Now I felt confident that eventually Alice was going to find a pair of shoes that she liked. They were going to cost a lot more money, but they would last, they would fit, and ultimately, they would not cause her pain. We settled on a pair of shoes from Ecco and a pair of sandals from Born. I love Ecco shoes myself, so I was really happy to see her get fitted with her new shoes.

Alice loved both of them and enjoyed the experience. I told Alice that this shopping experience was something I wanted to do for her for a long, long time. I explained to her that when I buy shoes, I am making a long term investment in my feet, so I don't go cheap. I also explained to her how it pains me to see her buying cheap shoes when she could have something better and feel better about the purchase. I just wanted to roll my eyes every time she wanted to go to Shoe Carnival. But one stop in Dillards has brought great relief to Alice and relieved me with a sharp decrease in the frequency of our trips to the shoe store.

We live in a throwaway society. When we buy cheap, we buy again, over and over. What I've learned over the years is that the return on investment is better than proportional with the quality of the item we buy. And some of the benefits are intangible.

For example, when we moved into our home, we bought a new refrigerator that cost about $700. It worked and worked well for what we needed to do, but it was noisy and small. This year, we bought a refrigerator for $2000 that is plenty big enough for our growing needs with one growing kid. But it also has a linear compressor that is warrantied for 10 years and is very quiet. We also learned that these days, water filters are pretty standard on high end refrigerators, and we had a water hookup that connects to the cold water line on our sink in the kitchen. We installed the filter and opened the valve to have filtered water for drinking and ice. Very cool. We won't be buying another refrigerator any time soon. That's an intangible benefit.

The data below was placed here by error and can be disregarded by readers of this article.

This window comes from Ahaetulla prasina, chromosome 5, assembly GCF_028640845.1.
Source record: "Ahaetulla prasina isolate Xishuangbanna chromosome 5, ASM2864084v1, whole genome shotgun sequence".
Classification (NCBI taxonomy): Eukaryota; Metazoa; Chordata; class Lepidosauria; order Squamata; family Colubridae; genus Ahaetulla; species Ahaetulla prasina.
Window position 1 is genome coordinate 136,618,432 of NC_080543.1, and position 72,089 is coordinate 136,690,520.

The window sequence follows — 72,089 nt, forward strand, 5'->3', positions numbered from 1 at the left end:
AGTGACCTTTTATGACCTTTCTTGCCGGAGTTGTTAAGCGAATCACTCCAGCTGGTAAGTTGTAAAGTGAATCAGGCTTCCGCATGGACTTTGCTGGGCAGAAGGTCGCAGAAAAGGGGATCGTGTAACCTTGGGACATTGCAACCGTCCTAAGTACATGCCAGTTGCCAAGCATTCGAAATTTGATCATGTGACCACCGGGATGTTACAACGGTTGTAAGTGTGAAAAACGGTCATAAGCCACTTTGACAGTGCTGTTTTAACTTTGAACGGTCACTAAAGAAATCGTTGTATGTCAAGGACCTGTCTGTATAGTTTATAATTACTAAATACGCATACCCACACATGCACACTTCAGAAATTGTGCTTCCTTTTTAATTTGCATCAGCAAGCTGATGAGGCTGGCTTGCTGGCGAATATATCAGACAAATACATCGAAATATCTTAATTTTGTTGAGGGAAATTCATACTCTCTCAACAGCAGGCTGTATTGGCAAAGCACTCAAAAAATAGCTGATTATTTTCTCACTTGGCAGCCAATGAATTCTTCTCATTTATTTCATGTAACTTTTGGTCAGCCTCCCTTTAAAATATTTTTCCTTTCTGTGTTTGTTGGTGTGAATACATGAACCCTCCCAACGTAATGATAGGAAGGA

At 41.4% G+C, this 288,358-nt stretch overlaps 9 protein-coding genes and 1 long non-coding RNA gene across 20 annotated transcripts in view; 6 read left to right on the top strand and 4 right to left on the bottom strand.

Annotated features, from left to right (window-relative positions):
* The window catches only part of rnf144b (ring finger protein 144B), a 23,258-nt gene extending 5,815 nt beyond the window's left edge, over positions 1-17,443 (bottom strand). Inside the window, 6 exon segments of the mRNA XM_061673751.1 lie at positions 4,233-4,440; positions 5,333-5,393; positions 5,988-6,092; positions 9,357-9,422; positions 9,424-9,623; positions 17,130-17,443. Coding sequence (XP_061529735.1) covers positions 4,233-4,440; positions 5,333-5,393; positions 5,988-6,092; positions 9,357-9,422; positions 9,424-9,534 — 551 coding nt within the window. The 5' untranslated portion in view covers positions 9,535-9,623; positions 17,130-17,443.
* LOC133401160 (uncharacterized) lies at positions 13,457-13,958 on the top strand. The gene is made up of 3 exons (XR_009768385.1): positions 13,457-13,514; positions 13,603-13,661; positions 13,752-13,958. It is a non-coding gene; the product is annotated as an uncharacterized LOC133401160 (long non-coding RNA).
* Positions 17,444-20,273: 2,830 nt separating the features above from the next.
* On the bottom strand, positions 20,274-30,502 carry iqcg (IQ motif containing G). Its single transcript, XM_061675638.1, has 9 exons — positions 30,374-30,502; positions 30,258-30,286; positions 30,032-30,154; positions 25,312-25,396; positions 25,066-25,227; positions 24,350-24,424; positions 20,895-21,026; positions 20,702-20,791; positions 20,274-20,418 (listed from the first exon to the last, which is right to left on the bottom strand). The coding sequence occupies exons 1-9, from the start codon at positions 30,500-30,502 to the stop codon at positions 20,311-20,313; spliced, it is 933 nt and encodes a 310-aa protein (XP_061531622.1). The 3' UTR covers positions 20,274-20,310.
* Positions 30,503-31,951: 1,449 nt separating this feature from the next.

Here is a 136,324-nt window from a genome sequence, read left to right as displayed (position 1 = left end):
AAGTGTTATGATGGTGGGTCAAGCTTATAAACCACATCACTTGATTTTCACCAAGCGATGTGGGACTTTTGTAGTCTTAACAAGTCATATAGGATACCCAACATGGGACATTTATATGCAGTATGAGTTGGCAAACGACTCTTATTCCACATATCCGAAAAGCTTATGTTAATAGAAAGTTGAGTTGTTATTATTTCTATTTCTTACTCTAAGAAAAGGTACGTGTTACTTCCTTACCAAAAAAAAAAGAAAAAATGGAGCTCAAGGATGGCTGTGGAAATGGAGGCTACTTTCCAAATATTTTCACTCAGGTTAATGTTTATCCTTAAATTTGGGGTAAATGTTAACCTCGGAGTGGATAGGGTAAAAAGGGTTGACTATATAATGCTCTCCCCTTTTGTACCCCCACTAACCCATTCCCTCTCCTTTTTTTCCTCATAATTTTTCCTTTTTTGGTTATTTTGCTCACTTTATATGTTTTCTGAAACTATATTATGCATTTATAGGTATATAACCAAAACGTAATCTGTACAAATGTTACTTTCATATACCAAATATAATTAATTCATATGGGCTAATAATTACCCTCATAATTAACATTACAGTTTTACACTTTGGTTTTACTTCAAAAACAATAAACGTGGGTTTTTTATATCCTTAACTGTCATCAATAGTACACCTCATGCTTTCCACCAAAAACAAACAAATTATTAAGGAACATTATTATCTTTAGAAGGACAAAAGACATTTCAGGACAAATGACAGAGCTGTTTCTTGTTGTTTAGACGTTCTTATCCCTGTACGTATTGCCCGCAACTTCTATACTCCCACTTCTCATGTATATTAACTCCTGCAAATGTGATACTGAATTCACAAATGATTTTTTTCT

I don't expect to be seeing a repairman, either. Why? When I went shopping for a refrigerator, the salesperson at Home Depot was only pointing me to the LG refrigerators and I asked why. She said that they weren't being returned by customers, they just run. I liked that and bought one. That refrigerator may be expensive today, but over the years, it will just run and provide plenty of space while keeping our food cool or frozen, with cool filtered water for drinking. The intangible benefit for me is that the sound of the compressor won't wipe out the consonants in the dialogue when I'm watching a movie.

Buying on the cheap leads to a mind of scarcity and leads to buying over and over again. Buying a quality item when you need it leads to a life of abundance because you won't have to buy that item again anytime soon. Paying with cash means that you aren't on the hook every month to pay for someone else's summer home. Abundance is not an action, it's a state of mind that you choose to have.